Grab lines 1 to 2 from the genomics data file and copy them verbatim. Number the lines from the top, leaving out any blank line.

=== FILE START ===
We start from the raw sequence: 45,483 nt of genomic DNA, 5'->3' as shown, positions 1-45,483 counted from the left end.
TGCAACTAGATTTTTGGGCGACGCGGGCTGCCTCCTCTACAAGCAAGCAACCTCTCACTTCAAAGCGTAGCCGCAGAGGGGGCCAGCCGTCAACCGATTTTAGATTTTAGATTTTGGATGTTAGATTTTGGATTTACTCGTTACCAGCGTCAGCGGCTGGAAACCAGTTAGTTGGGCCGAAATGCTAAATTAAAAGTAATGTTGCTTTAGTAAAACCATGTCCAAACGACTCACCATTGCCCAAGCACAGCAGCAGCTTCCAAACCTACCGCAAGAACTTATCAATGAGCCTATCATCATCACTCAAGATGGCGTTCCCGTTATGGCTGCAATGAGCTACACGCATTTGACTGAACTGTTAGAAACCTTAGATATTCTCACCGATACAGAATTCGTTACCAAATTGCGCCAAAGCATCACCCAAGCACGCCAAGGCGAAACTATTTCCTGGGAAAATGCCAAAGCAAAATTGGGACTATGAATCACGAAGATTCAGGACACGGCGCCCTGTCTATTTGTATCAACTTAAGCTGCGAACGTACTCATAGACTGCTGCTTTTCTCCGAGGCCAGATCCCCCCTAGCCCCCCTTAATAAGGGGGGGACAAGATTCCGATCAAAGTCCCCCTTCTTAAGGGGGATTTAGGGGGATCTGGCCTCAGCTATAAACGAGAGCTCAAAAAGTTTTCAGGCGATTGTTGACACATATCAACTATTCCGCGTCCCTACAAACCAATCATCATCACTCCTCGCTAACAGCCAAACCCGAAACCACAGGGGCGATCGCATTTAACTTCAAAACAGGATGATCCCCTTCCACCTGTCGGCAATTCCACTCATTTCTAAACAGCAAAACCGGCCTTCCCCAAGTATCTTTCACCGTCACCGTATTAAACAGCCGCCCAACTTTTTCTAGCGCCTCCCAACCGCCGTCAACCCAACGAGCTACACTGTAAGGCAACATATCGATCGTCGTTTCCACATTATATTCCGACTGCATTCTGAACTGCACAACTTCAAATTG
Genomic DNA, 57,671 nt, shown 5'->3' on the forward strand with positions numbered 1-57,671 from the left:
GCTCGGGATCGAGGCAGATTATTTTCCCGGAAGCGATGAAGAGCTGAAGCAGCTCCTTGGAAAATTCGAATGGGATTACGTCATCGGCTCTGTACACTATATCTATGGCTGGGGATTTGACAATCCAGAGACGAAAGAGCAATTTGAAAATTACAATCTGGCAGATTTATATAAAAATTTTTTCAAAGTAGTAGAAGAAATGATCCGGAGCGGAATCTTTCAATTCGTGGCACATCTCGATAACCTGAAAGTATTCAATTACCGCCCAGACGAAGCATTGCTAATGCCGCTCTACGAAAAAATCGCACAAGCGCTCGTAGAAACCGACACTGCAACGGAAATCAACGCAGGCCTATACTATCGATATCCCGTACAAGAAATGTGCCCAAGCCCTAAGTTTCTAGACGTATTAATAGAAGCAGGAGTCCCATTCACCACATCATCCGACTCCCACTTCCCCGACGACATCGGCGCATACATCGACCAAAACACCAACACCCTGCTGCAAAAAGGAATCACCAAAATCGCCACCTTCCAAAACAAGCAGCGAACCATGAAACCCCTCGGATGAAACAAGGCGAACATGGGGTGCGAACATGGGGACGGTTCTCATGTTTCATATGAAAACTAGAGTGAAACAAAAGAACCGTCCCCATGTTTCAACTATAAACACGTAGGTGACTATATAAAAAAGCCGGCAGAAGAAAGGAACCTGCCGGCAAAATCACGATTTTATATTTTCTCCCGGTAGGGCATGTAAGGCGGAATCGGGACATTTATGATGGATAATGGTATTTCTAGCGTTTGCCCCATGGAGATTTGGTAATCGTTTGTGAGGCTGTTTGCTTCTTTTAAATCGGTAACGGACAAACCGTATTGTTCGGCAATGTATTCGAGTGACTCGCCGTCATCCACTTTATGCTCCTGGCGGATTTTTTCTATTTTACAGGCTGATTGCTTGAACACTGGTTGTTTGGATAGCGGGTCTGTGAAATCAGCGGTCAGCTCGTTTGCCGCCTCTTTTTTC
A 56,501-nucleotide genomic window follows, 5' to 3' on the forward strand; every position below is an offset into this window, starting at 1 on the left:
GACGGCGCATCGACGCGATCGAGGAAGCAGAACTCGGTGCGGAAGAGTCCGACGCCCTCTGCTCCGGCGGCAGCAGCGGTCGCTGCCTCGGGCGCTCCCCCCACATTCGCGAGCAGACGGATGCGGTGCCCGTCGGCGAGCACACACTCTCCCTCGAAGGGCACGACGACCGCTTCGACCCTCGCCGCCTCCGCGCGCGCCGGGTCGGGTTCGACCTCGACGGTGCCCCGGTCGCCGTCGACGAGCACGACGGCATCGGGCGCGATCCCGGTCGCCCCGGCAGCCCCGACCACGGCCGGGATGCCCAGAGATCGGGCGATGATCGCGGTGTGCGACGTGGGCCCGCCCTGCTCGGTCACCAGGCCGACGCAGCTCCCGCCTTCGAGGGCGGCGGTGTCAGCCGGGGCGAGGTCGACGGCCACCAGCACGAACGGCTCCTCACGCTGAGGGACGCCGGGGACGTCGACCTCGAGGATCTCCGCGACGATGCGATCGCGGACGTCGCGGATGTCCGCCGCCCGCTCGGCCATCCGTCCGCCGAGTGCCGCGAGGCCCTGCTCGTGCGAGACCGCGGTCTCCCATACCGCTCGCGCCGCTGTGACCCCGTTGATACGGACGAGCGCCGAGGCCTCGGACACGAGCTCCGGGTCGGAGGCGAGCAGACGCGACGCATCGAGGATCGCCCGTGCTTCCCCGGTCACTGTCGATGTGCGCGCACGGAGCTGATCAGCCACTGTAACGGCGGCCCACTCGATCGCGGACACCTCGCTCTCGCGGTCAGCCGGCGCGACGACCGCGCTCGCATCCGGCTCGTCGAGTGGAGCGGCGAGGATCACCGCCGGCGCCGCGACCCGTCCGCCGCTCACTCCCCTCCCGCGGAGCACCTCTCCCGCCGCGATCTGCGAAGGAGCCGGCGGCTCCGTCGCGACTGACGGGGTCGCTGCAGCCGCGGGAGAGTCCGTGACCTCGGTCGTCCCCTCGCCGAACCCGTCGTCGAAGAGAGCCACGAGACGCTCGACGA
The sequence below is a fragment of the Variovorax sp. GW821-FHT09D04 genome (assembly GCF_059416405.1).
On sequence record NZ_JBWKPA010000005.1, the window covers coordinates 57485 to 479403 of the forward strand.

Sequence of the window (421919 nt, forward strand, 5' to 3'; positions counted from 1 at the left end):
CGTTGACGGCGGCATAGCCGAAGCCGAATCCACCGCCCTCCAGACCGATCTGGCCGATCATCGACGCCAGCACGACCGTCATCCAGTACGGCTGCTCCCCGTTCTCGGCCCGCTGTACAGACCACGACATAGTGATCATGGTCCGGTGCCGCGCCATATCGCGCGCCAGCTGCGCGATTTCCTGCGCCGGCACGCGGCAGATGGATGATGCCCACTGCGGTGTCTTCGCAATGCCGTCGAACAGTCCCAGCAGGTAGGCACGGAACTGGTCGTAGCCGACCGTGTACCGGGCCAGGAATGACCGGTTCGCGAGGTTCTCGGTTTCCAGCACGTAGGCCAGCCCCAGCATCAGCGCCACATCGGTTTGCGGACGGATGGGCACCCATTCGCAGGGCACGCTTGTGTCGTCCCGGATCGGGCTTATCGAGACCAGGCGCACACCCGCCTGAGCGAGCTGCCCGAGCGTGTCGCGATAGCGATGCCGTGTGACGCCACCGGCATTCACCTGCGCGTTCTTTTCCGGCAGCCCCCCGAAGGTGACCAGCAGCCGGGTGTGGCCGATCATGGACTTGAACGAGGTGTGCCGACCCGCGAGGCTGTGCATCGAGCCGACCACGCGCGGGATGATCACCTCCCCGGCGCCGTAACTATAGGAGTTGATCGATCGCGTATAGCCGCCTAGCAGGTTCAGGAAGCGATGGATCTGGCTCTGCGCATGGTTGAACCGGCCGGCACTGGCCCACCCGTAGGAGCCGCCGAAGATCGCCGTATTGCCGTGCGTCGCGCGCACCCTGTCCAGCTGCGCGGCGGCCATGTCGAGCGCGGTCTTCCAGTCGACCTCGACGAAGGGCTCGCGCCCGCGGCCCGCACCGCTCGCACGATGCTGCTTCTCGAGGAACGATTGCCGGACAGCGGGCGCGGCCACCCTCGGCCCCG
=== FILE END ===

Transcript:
We start from the raw sequence: 45,483 nt of genomic DNA, 5'->3' as shown, positions 1-45,483 counted from the left end.
TGCAACTAGATTTTTGGGCGACGCGGGCTGCCTCCTCTACAAGCAAGCAACCTCTCACTTCAAAGCGTAGCCGCAGAGGGGGCCAGCCGTCAACCGATTTTAGATTTTAGATTTTGGATGTTAGATTTTGGATTTACTCGTTACCAGCGTCAGCGGCTGGAAACCAGTTAGTTGGGCCGAAATGCTAAATTAAAAGTAATGTTGCTTTAGTAAAACCATGTCCAAACGACTCACCATTGCCCAAGCACAGCAGCAGCTTCCAAACCTACCGCAAGAACTTATCAATGAGCCTATCATCATCACTCAAGATGGCGTTCCCGTTATGGCTGCAATGAGCTACACGCATTTGACTGAACTGTTAGAAACCTTAGATATTCTCACCGATACAGAATTCGTTACCAAATTGCGCCAAAGCATCACCCAAGCACGCCAAGGCGAAACTATTTCCTGGGAAAATGCCAAAGCAAAATTGGGACTATGAATCACGAAGATTCAGGACACGGCGCCCTGTCTATTTGTATCAACTTAAGCTGCGAACGTACTCATAGACTGCTGCTTTTCTCCGAGGCCAGATCCCCCCTAGCCCCCCTTAATAAGGGGGGGACAAGATTCCGATCAAAGTCCCCCTTCTTAAGGGGGATTTAGGGGGATCTGGCCTCAGCTATAAACGAGAGCTCAAAAAGTTTTCAGGCGATTGTTGACACATATCAACTATTCCGCGTCCCTACAAACCAATCATCATCACTCCTCGCTAACAGCCAAACCCGAAACCACAGGGGCGATCGCATTTAACTTCAAAACAGGATGATCCCCTTCCACCTGTCGGCAATTCCACTCATTTCTAAACAGCAAAACCGGCCTTCCCCAAGTATCTTTCACCGTCACCGTATTAAACAGCCGCCCAACTTTTTCTAGCGCCTCCCAACCGCCGTCAACCCAACGAGCTACACTGTAAGGCAACATATCGATCGTCGTTTCCACATTATATTCCGACTGCATTCTGAACTGCACAACTTCAAATTG